In a cramped apartment on the outskirts of Moscow, Lamin has little more than the clothes and the Bible he brought with him when he came to Russia on a temporary World Cup visa last summer.
The 23-year-old Gambian shares the two-bedroom flat with nine other people — the youngest a newborn baby girl, the daughter of a Congolese flat mate.
Like thousands of other Africans, Lamin came to Russia during the 2018 tournament on a “Fan ID” that allowed spectators to bypass the country’s usual visa requirements.
While most came purely to watch the football, others had plans to stay on and find work.
Some believed they could claim asylum in Russia or that the country would be a stepping-stone to life in Europe. But eight months after the World Cup, their hopes have been dashed and the Russian interior ministry has said it is stepping up measures to deport all over-staying guests by the end of March.
One such immigrant affected is Solomon, who came during the World Cup to watch Nigeria play — his home side. He already had plans to stay on after the tournament.
At first, the 31-year-old found work as a gardener but is now unemployed.
“In Nigeria, there is no job, no good politics, no good life,” the engineering graduate said.
“I just want to stay here for a little time, so that I am able to work, get some money and go to another place.”
He is “very worried” about the interior ministry’s March deadline, but says he has no plans to leave of his own accord.
A few in extreme circumstances have been granted leave to stay beyond March.
Victoria came from Nigeria on a World Cup ticket with plans to study in Russia, but on arrival, the 22-year-old discovered she had been trafficked into prostitution.
A woman came to meet her at the airport, took her back to a flat and told her to take off her clothes.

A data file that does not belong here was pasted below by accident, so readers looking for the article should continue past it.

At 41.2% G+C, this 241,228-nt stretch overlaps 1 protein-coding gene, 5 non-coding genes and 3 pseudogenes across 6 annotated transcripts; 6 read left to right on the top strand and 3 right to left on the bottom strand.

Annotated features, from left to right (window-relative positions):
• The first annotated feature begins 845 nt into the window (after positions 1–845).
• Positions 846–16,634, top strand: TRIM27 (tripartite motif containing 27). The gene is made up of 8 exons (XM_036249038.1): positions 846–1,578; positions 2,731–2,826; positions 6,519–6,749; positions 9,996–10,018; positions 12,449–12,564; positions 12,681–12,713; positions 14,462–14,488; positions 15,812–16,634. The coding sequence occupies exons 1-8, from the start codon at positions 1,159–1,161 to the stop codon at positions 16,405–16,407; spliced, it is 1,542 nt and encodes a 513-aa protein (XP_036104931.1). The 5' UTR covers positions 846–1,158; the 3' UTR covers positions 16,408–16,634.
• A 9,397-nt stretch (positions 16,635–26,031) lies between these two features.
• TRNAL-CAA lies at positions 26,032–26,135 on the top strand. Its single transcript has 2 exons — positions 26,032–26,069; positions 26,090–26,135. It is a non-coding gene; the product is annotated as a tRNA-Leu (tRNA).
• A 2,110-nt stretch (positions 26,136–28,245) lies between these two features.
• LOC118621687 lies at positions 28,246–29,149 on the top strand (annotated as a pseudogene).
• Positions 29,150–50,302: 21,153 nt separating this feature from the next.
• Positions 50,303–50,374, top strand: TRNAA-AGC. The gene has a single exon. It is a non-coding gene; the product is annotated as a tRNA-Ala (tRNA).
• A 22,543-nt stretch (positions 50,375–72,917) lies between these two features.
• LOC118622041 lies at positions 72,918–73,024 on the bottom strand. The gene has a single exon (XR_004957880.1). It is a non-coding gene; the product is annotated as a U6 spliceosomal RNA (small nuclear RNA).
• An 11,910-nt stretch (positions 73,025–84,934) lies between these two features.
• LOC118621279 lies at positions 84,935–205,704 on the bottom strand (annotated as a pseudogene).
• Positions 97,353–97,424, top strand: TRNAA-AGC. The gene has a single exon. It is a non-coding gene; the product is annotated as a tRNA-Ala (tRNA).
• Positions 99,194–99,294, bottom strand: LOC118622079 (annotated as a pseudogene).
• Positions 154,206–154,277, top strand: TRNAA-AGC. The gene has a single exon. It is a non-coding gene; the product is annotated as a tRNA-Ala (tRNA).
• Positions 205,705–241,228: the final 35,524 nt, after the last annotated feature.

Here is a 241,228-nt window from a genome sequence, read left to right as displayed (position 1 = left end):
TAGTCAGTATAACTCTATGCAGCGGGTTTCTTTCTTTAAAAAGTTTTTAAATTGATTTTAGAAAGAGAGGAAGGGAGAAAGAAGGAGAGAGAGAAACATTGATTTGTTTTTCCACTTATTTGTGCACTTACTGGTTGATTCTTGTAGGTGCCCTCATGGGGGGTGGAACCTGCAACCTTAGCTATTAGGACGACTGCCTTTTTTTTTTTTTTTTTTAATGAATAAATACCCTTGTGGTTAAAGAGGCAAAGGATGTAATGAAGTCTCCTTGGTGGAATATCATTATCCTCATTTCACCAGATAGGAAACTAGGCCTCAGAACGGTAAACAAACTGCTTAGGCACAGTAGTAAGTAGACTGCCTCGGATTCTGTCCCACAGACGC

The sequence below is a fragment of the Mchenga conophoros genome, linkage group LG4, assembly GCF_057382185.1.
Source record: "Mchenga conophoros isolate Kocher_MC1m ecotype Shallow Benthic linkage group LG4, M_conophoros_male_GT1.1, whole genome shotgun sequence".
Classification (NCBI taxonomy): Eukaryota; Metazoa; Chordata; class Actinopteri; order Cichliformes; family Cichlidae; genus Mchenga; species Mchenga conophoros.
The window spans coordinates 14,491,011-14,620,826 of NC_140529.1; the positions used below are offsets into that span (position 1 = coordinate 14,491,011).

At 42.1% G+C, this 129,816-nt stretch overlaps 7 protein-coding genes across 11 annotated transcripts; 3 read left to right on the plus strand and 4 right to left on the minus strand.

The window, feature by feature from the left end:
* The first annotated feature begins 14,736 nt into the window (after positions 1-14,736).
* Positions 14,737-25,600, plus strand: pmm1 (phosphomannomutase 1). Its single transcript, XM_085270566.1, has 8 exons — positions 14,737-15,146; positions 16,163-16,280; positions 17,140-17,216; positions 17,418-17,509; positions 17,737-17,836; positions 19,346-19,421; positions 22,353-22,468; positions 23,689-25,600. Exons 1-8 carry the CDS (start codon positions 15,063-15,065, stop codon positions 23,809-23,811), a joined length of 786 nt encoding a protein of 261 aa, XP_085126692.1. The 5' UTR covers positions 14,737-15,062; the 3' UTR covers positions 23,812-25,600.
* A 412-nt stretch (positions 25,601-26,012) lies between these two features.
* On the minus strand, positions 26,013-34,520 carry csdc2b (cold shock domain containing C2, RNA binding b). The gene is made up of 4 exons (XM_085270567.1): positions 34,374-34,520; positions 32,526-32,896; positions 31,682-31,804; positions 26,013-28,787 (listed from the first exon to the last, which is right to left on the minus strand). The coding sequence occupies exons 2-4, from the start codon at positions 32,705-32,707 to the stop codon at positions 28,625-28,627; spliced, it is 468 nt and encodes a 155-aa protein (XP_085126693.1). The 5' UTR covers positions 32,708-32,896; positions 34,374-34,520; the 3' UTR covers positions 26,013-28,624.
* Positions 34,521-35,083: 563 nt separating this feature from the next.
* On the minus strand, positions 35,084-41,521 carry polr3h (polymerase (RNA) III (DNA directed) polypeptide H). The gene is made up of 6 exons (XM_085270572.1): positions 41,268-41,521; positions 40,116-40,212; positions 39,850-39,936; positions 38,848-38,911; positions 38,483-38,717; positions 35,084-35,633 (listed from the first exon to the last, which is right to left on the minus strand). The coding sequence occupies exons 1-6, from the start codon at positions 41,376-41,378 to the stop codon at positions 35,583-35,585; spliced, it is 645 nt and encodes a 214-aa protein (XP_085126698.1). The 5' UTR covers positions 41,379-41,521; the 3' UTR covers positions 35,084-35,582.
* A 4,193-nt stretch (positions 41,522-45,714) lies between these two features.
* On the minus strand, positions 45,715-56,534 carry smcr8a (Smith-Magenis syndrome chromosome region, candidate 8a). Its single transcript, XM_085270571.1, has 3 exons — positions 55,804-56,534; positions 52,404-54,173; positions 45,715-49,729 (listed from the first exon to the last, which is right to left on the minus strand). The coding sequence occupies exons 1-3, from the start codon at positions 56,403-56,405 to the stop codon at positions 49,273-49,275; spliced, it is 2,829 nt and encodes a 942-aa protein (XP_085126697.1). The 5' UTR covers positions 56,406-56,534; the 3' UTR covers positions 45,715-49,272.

“She took my passport and my Fan ID,” Victoria said.
After being forced to work as a street prostitute, Victoria got in touch with the anti-trafficking NGO Alternativa and managed to escape.
The organization has helped her obtain permission to remain until the summer, and she has found some work in a shoe repair shop.
“I want to stay in Russia,” she told AFP at the NGO’s central Moscow office.
“Not to stay permanently — I just want to have some money, so that at least when I go back to Nigeria I can start a business.”
But others who were trafficked, like 20-year-old Progress, remain in a state of limbo.
Alternativa is preparing an application for an extension so that “maybe I can stay in Russia,” said the young Nigerian woman, who was also forced into prostitution.
“A lot of the girls who came with me are still working. They are too scared to leave.”
Lamin, an assumed name, said he needed to flee a family conflict in The Gambia because his life was in danger.
A church friend told him Russia would be easy to enter during the period it was hosting the football tournament.
Even so, it wasn’t easy when he arrived.
“I was confused, I had no place to stay, the situation was tough,” he said.
The former management student was eventually helped by a Liberian immigrant who shared food and offered a space in the apartment.
But during a raid in February, police found the Liberian had no valid documents and he was deported.
“I don’t know what I’m going to do next, I’m totally scared,” said Lamin, who has been given temporary leave to stay until the middle of March.
With the help of the Civic Assistance Committee, an organization that works with refugees in Russia, he has put in an application for permanent asylum.